It shows no great insight to remark that we are living in an increasingly digitally-connected world that is changing the nature of our personal and working lives. It’s now commonplace for widely distributed families to use ‘Facetime’ or ‘Skype’ to keep in touch – or for employees to use their home broadband to work from home. In education, academies have similar opportunities to take advantage of these new paradigms for communication and collaboration. The improved (and improving) resilience and speed of network connections now make it a realistic and value-for-money possibility for academies to work together more effectively together, for example in enabling students to work with their peers in other trust academies, and in providing courses and content across a trust.
Many schools and academies are exploiting the potential of services such as Google for students to work together in school. For example students in AET academies use Gmail, Google Apps for Education and Google Classroom to communicate and collaborate on a variety of tasks and projects, while teachers use it to deliver personalised learning, allocate tasks and provide tailored feedback on homework. Using Google Drive, a web-hosted storage service, students and staff can access files online from wherever they are and on any device with an internet connection, allowing teaching and learning to extend far beyond the traditional school gates.
These services offer scalability. They enable the principles of school-centred communication and collaboration to be extended across academies i.e. for collaboration to become trust-centred. In this way, students can work together and learn from each other, sharing documents and ideas, even if they are in different academies many miles apart in the country. For example, academies within a trust might choose to partner on research project using Google tools to build a shared Google Site, meet online with Google Hangouts and collaborate on Google Docs via a shared Google Drive. Such projects might even be eligible for grant support such as the Royal Society’s “Partnership Grants” available to schools to enable students, aged 5 – 18, to carry out science, technology, engineering or mathematics (STEM) projects. 2
Of course, this collaboration extends to teachers too. Google reports that AET academies are now “working together more effectively to share knowledge and best practice through using Google’s social networking service, Google+, which is also embedded in the Google Apps suite. The academies’ “eLearning Leaders” post to Google Groups, encouraging discussion about winning techniques and sharing their ideas on digital learning to benefit other teachers.” 3
These principles of trust-centred collaboration extend to curriculum and course content. High-achieving academies can bring their expertise to create their own online e-text books and courses and make these freely (or commercially) available to partner academies in the trust or, indeed, any other school. One means to provide this is provided by Apple’s iBooks Author, a free Mac OS app to create e-books with pictures, videos, interactive diagrams, 3D objects, and mathematical expressions. As an example of what is possible, the independent Stephen Perse Foundation has recently published twelve such multimedia textbooks for IGCSE biology, all of which are free for schools and students to take advantage of.4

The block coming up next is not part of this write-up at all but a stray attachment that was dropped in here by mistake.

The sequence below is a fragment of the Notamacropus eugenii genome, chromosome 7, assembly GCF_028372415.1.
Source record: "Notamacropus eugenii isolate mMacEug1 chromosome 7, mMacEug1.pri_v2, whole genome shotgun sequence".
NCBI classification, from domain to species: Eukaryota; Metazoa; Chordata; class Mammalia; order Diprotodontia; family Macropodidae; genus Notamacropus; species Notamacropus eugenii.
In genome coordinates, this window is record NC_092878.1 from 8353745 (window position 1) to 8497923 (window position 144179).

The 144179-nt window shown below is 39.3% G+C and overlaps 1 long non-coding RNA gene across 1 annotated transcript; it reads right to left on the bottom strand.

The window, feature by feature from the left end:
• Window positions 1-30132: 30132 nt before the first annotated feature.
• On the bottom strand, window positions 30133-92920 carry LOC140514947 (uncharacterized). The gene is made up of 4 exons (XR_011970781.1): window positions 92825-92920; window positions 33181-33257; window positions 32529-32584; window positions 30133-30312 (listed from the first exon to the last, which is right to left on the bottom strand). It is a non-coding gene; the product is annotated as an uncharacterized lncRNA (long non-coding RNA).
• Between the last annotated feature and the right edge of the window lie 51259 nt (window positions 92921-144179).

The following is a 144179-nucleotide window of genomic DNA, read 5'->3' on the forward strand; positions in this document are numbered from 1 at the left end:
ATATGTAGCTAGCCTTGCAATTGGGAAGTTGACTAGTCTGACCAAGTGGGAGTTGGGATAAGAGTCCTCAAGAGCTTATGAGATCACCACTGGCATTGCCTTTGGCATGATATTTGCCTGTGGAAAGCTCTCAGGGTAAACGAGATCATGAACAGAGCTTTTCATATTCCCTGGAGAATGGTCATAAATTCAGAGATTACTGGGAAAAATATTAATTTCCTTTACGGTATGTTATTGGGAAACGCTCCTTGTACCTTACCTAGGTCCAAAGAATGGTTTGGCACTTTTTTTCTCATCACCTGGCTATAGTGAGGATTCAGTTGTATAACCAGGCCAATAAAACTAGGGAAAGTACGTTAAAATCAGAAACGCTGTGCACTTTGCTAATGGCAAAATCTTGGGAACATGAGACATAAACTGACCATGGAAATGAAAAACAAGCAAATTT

While there is strength in independence, there can be limitations. Often an academy is not able to offer a specialist course, or provide extra courses to meet the needs of smaller groups of students. In shortage subjects or where subject teaching needs strengthening, the academy might also wish to benefit from a teacher in other academy who is a teacher of excellence in that field. Communications technology is now reaching a point where a single academy can join up with trust partners in providing curriculum resources or specialist teaching. It is even increasingly feasible for students to access GCSE and A Level courses run by another academy from the one they’re sitting in.
One example of this has been piloted by the United Learning Trust’s GCSE Astronomy course. This “proof of concept project” tested the hypothesis that it is “possible to teach and to learn using a predominantly online model, to the required standard in the latter years of Secondary schooling” as “a necessary pre-cursor to scaling up the approach to offer KS5 courses to pupils around the Group and hence broaden the curricular offer our schools are able to make as well as increasing the quality of specialist teaching these children can access.” Using a variety of Google tools and a proprietary video recording service, the trust was able to provide weekly live lessons, course materials, written and shared tasks, teacher feedback, and student access to recorded videos of lessons . The project report makes for interesting reading and is recommended should this type of course provision be of interest to you.
In their pursuit of engagement with education, the big three technology companies of Apple, Google and Microsoft each offer high value-for-money services that enable student communication and collaboration across the wider-trust. There are now some wonderful tools available but bringing schools together will present both technical and non-technical challenges. So, as a final thought, do take the time to seek advice from trusted partners before scaling up to the larger level.
Google’s collaboration and communications suite is centred on Google Apps for Education, comprising Gmail, Google Docs, Google Calendar and Google Sites.
- For an example lesson see: http://unitedlearning.hosted.panopto.com/Panopto/Pages/Viewer.aspx?id=2006b1f0-c36a-49a2-9cbd-d9fa98be0922
First published November 2015 at RM Education